Direct Relief USA The State of the Safety Net // 7Background // Direct Relief USA >> Since 1948, Direct Relief International has provided medical assistance to improve the health and quality of life of people affected by poverty and disaster throughout the world. Direct Relief strengthens the in-country health efforts of partners by providing them with essential material resources – medicines, supplies and equipment. >> Direct Relief USA is the nation’s leading provider of donated medicine to community clin- ics, free clinics, and community health centers for patients who are uninsured and low-income. It is the largest nonprofit provider of its kind in the United States, with more than $50 million (wholesale) in donations provided annually and over $250 million since 2004. DONOR COMPANIES THE LARGEST >> Direct Relief USA works with of a network of over 1,000 clinics and health centers that provide care to millions of low-income, uninsured patients. Their network of providers serves NONPROFIT patients in all 50 states and the District of Columbia and treats all patients, regardless of their abil- PROVIDER ity to pay. OF DONATED >> Direct Relief has been recognized for fiscal strength, accountability, and efficiency and has MEDICINE IN consistently achieved top rankings from Charity Navigator (including “Top Notch Charity” and THE U.S. 4-stars), Forbes, the Better Business Bureau, and Consumers Digest. Direct Relief received a per- fect score of 100 percent in fundraising efficiency from Forbes in November 2010, which continues a nine-year period during which Direct Relief s earned a fundraising efficiency score of 99 percent or better. DIRECT RELIEF’S PARTNER NETWORK FQHC 59% FREE CLINIC 28% COMMUNITY CLINIC 11% DIRECT RELIEF OTHER 2% CLINIC PARTNERS
Direct Relief USA The State of the Safety Net // 8A Look at the FQHC Patient Population // NUMBER OF INDIVIDUALS USING FQHC SERVICES BY INCOME LEVEL 12 Millions>> The majority (58.3%) of patients are at 100% of or below the federalpoverty level. (100% of the federal poverty level is $10,890 for an individual 10,091,121 10and $22,350 for a family of four.)>> 51.5% or 9.6 million FQHC patients are under age 30. 8>> Children represent the largest portion of the total patient population,and the number of elderly patients is growing year over year. Children and 6seniors are vulnerable to particular health risks, and these data show theextensive service provided to these populations. 4>> Federal poverty income levels have remained constant within the FQHC 2,042,969population over the past three years. 2 936,964 1,066,657>> Racial makeup of patient populations has also remained unchangedsince 2006. 0 100% of federal 101-150% 151-200% Over 200% poverty level or belowAGE OF INDIVIDUALS USING FQHC SERVICES RACE OF INDIVIDUALS USING FQHC SERVICES AGE 0-9 20.08% AGE 10-19 15.94% WHITE 62% AGE 20-29 15.52% BLACK/AFRICAN AMERICAN 27% AGE 30-39 13.20% MORE THAN ONE RACE 5% AGE 40-49 13.16% ASIAN 3% AGE 50-59 11.32% AMERICAN INDIAN/ALASKA NATIVE 2% AGE 60-69 6.42% HAWAIIAN/PACIFIC ISLANDER 1% AGE 70-79 2.85% AGE 80+ 1.51%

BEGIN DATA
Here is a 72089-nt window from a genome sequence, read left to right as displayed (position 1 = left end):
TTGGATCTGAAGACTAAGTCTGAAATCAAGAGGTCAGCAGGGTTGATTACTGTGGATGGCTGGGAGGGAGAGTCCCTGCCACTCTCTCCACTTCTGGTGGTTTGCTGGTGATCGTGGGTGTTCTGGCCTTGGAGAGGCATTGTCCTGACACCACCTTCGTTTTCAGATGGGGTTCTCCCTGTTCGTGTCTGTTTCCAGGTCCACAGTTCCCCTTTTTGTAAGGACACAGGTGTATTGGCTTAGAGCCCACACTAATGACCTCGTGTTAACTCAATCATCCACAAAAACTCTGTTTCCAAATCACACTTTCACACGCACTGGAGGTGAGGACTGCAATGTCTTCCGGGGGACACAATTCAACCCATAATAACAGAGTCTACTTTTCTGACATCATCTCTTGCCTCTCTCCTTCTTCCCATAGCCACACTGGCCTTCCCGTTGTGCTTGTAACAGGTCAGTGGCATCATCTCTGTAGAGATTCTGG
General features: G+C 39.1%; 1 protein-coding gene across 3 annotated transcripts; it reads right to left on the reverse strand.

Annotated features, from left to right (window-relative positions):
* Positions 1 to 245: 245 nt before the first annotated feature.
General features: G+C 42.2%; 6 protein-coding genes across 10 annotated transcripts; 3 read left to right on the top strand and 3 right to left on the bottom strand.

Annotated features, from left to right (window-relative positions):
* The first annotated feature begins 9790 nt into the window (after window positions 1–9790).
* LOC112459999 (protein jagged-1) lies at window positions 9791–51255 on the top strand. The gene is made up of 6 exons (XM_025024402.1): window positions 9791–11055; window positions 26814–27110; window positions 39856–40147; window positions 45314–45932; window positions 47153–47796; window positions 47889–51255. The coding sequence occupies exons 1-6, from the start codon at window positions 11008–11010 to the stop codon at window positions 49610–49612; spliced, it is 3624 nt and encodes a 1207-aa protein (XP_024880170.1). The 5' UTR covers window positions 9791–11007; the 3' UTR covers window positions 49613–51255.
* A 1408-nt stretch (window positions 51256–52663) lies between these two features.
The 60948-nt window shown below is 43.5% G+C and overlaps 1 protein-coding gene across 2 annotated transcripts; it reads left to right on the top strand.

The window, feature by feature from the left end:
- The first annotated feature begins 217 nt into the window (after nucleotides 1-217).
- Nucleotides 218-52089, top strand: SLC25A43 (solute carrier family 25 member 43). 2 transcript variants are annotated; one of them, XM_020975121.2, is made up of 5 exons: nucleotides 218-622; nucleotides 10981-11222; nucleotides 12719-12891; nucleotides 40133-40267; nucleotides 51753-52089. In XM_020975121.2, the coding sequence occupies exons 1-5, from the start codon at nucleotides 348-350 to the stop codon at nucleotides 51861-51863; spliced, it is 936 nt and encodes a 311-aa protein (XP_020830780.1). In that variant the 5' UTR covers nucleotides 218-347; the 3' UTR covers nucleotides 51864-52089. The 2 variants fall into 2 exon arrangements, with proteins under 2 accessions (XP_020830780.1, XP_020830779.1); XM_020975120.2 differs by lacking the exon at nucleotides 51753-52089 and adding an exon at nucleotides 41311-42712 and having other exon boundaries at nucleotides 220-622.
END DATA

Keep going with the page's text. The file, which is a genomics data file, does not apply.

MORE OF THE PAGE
Direct Relief USA The State of the Safety Net // 9Chronic Diseases Among the FQHC Patient Population //>> Prevalence of chronic conditions are increasing, and increasing NUMBER OF CHRONIC DISEASE DIAGNOSESat growing rates annually. ASTHMA DIABETES HYPERTENSION>> These conditions result in a large percentage of total services provided. 2 Millions +10.9%>> Chronic conditions tend to require more services over a longer period of +6.9%time, thereby adding disproportionate stress on budgets. +8.5% 1.5HYPERTENSION DIAGNOSIS RATES BY REGION +10.7% +5.7%12% +9.0% 10.94% 1 10.02% 9.76%10% 9.53% +9.2% +2.2% +5.2% 0.5 8.10% 8.16%8% 7.34% 6.74% 0 2006 2007 2008 20096% PERCENTAGE OF PATIENTS WITH PRIMARY DIAGNOSIS4% NONCOMMUNICABLE DISEASES 18.7% SELECTED DIAGNOSTIC TESTS/2% ASTHMA 2.5% SCREENING/PREVENTIVE SERVICES 55.7% CHRONIC BRONCHITIS SELECTED MENTAL AND EMPHYSEMA 1.0%0% HEALTH AND SUBSTANCE ABUSE CONDITIONS 8.3% DIABETES MELLITUS 5.4% CA- CA- Miami Chicago NYC Seattle Gulf National SF Bay LA Area Area Area Area Area Coast Area SELECTED CHILDHOOD HEART DISEASE 1.2% CONDITIONS 3.5% HYPERTENSION 8.6%>> Rates of diagnosis can vary depending on geographic location, OTHER MEDICALmission of particular clinic, clinic outreach services and available clinic CONDITIONS 13%health programs, and does not necessarily correlate to the community COMMUNICABLEin which it is located. DISEASES 0.8%